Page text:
The Pimsleur Method

The Pimsleur Method folks check in at 2,500 words as a minimum core vocabulary to communicate fluently in a foreign language. This is much closer to what I’ve actually found in real-world practice to be an effective depth of vocabulary.

Personally, I advocate a minimum core vocabulary in the range of 1500 to 2000 words. Sure you can “communicate” with much fewer words, as few as 500 depending on the context, but you could often sound “strained”, “artificial” or even “childish” in your speech constructions while trying to get your point across.

In addition, if you’re working in a skilled trade, vocation or profession, the minimum core vocabulary count could ramp up as much as another 300 to 500 words. So any time spent acquiring needed foreign language vocabulary is definitely time well spent. In the next article of this series we’ll consider a simple method you can use to start learning key vocabulary right away.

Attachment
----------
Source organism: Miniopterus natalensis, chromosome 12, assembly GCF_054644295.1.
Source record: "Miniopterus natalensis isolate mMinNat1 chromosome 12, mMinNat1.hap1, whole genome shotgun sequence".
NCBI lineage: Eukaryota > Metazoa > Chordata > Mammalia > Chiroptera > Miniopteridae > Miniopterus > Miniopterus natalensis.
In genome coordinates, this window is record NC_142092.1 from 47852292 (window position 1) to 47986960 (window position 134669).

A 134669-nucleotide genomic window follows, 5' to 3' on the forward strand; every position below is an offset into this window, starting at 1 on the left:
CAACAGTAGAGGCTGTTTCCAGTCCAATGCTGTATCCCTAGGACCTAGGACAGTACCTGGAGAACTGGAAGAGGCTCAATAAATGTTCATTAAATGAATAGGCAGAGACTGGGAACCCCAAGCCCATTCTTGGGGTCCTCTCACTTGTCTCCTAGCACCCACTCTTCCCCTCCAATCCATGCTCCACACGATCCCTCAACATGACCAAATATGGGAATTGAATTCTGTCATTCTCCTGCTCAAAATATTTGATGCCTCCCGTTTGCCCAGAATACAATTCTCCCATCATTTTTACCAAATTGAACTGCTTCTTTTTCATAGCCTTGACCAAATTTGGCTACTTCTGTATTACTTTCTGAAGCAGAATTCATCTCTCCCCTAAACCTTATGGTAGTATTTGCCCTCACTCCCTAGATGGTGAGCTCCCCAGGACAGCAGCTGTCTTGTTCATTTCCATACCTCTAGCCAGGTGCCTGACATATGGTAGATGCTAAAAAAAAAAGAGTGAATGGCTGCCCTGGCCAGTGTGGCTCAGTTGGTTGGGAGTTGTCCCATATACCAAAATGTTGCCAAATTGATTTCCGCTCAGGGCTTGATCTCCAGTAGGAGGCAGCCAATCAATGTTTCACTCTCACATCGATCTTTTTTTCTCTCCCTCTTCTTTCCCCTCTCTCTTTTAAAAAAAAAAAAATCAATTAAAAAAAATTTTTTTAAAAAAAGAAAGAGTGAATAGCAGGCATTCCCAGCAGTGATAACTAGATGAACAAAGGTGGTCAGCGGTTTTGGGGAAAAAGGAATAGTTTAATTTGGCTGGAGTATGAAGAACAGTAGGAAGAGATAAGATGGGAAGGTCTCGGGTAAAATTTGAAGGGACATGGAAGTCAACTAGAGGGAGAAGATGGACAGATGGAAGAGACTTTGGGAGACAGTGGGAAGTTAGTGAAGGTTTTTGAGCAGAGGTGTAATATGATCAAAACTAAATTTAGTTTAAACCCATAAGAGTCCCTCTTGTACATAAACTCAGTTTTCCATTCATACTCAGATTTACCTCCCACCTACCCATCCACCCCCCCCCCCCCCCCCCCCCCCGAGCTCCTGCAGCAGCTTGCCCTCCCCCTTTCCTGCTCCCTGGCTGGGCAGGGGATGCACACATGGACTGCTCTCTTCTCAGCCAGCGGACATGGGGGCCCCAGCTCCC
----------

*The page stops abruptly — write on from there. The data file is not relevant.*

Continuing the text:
Learning the Russian Language

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Learning the Russian Language

The Russian language is the most commonly spoken language in Europe. It is a Slavic language whose roots can be traced to Sanskrit, Greek, and Latin. Though not as internationally prominent as its days as the official language of the former Soviet Union, it is still the official language of such countries as Russia, Belarus, and Kazakhstan. Russian is a language of dignity, but can seem intimidating to learn. If you have considered learning a second language, the Russian language will prove to be a challenging yet rewarding achievement.